Pelagic Cormorant

Pelagic Cormorant (Phalacrocorax pelgicus) as seen in our Oregon Coast exhibit.

This animal is not part of an Aquarium exhibit, but is rather a native species which lives along the Oregon Coast.

These distinctive-looking birds are common along the Oregon coast where they frequently nest on the narrow rocky edges of the offshore islands. It’s in these rugged refuges that the cormorants lay their eggs in nests made only of collected seaweed and guano. They’re the smallest and most slender of the Pacific cormorants and when they fly with their necks outstretched, skimming just a few feet above the ocean waves, they can look almost like aircraft. Their bodies are covered with shiny, all black feathers with bright white patches on the flanks during the spring and summer. The juvenile bird is dark brown in color. The head has two feathery crests on top, although these are hard to see from a distance. The bill is long, narrow and has a distinctive hook at the tip.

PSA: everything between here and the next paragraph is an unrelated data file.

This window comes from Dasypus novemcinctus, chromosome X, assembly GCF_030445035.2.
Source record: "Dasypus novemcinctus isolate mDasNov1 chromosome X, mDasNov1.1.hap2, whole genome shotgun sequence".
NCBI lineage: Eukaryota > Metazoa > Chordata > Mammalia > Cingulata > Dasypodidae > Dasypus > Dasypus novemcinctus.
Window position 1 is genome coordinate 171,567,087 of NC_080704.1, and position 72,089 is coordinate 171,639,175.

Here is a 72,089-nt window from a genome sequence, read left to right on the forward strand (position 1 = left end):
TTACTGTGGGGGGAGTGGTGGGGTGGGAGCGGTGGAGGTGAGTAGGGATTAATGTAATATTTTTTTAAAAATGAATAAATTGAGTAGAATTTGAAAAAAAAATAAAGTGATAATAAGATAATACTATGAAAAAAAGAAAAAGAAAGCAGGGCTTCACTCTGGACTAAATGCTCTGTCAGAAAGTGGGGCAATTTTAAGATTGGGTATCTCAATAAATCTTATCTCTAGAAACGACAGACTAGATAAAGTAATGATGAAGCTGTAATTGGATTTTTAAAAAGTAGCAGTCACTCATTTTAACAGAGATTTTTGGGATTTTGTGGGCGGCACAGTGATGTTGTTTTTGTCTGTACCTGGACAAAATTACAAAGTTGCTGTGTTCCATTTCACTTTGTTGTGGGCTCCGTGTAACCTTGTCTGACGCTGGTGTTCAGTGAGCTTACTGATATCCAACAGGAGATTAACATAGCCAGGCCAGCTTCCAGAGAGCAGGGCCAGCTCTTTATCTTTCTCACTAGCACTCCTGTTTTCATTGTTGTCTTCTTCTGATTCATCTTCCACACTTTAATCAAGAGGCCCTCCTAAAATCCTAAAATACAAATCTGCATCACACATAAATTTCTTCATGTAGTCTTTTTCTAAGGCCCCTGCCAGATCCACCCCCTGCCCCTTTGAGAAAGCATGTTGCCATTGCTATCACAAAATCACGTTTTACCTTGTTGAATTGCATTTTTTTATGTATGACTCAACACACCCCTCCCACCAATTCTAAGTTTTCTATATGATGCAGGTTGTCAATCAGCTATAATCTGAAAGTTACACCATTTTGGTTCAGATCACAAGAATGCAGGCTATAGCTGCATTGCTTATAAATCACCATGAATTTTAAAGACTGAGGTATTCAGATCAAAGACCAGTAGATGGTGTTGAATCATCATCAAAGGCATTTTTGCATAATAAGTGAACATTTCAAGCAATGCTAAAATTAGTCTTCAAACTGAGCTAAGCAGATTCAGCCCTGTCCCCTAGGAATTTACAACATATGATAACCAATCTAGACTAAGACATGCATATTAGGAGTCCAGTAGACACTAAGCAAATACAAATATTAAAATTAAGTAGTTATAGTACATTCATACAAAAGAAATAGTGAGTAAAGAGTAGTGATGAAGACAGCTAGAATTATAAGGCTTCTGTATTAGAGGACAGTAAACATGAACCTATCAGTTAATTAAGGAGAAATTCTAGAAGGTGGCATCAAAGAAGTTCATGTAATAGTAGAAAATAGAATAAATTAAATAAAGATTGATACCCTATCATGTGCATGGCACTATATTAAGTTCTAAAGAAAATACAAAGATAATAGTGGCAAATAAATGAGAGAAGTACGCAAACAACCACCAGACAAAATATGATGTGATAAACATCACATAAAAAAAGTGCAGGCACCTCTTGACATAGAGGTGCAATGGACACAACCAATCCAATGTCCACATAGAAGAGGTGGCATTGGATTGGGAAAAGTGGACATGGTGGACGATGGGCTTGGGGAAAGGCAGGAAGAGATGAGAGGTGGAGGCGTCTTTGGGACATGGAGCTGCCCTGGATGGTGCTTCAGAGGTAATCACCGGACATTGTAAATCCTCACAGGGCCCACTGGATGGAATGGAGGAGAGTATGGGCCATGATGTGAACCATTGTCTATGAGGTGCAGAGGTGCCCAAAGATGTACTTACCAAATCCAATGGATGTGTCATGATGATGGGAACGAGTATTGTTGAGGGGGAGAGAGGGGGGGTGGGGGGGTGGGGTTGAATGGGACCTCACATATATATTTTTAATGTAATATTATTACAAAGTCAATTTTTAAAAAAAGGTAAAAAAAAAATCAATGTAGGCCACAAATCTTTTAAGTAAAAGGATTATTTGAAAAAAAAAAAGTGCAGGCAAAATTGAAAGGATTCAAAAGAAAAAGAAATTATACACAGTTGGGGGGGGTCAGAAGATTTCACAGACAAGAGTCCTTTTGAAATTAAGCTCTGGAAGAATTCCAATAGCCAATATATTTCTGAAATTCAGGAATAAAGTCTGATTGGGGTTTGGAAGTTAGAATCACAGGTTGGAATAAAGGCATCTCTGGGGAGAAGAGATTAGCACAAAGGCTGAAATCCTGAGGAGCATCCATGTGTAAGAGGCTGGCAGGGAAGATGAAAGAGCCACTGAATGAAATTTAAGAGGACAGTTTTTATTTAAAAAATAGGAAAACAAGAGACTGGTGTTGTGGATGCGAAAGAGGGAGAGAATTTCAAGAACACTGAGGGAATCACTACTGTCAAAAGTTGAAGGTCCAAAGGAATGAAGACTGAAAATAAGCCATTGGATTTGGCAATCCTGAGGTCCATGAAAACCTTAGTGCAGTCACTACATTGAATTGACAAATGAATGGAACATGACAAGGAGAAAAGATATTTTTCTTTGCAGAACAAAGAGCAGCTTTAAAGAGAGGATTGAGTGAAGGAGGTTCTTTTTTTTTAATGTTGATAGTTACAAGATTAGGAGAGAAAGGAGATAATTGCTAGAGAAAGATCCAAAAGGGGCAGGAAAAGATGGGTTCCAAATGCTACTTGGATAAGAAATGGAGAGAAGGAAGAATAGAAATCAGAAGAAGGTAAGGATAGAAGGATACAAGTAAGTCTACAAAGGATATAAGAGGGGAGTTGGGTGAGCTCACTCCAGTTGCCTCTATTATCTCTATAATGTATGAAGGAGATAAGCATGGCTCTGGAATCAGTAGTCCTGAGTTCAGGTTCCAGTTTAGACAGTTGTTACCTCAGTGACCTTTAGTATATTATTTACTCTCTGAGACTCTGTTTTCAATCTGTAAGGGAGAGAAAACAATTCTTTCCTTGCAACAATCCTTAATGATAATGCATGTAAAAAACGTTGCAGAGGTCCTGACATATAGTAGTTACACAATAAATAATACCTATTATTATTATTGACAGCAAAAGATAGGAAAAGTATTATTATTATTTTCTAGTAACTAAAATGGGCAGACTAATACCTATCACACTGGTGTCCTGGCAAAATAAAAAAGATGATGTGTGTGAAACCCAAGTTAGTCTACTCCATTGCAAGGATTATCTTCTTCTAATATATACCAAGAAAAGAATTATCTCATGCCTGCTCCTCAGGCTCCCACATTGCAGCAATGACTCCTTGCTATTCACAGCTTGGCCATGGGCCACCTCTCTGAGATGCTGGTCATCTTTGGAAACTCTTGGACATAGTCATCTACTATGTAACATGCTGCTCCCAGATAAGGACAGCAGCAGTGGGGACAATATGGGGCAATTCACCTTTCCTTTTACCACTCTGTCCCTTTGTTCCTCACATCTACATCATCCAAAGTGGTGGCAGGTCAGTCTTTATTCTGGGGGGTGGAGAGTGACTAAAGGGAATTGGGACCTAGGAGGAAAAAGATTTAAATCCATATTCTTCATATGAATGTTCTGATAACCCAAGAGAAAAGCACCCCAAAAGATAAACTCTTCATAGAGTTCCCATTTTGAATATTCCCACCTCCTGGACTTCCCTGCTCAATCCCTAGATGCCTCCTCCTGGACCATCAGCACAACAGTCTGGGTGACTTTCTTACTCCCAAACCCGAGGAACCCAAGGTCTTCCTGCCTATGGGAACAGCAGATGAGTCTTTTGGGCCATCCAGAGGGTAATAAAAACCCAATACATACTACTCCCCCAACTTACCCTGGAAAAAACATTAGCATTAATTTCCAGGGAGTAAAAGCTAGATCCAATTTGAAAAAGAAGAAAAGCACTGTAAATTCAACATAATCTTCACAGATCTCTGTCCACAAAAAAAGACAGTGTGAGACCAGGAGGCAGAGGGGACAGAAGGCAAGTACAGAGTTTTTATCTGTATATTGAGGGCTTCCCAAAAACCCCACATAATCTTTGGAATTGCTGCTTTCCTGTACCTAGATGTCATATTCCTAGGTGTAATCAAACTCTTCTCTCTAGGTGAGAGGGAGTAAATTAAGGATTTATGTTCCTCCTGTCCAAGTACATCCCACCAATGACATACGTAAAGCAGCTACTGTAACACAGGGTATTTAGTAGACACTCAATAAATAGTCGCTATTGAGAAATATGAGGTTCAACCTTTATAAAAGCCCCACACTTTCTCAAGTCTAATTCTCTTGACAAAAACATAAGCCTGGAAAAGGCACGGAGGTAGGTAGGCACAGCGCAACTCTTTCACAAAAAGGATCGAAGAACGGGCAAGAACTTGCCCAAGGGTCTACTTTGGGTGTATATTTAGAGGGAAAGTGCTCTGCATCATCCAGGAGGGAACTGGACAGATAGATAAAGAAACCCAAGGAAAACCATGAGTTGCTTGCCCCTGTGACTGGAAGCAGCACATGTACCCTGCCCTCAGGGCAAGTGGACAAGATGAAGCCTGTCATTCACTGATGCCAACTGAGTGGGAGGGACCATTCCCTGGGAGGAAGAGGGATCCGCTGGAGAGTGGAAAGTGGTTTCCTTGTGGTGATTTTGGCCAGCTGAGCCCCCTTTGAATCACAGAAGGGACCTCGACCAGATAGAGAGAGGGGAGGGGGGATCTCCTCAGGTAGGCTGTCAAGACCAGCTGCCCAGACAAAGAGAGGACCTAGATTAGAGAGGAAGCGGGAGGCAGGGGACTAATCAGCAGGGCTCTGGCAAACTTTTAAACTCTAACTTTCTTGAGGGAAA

Range and Habitat: 

In Oregon, Pelagic Cormorants are often seen along the coast, especially where there are an abundance of islands and rocky outcrops for nesting. They have a wide range across the Pacific, found as far west as Japan and south to central California. 

Conservation Status: 

Common, although the birds are frequently accused of interfering with commercial fishing industries and have often been killed as a nuisance animal. They are protected by the Migratory Bird Act of 1914.

PHOTO: Courtesy of the U.S. Fish and Wildlife Service.

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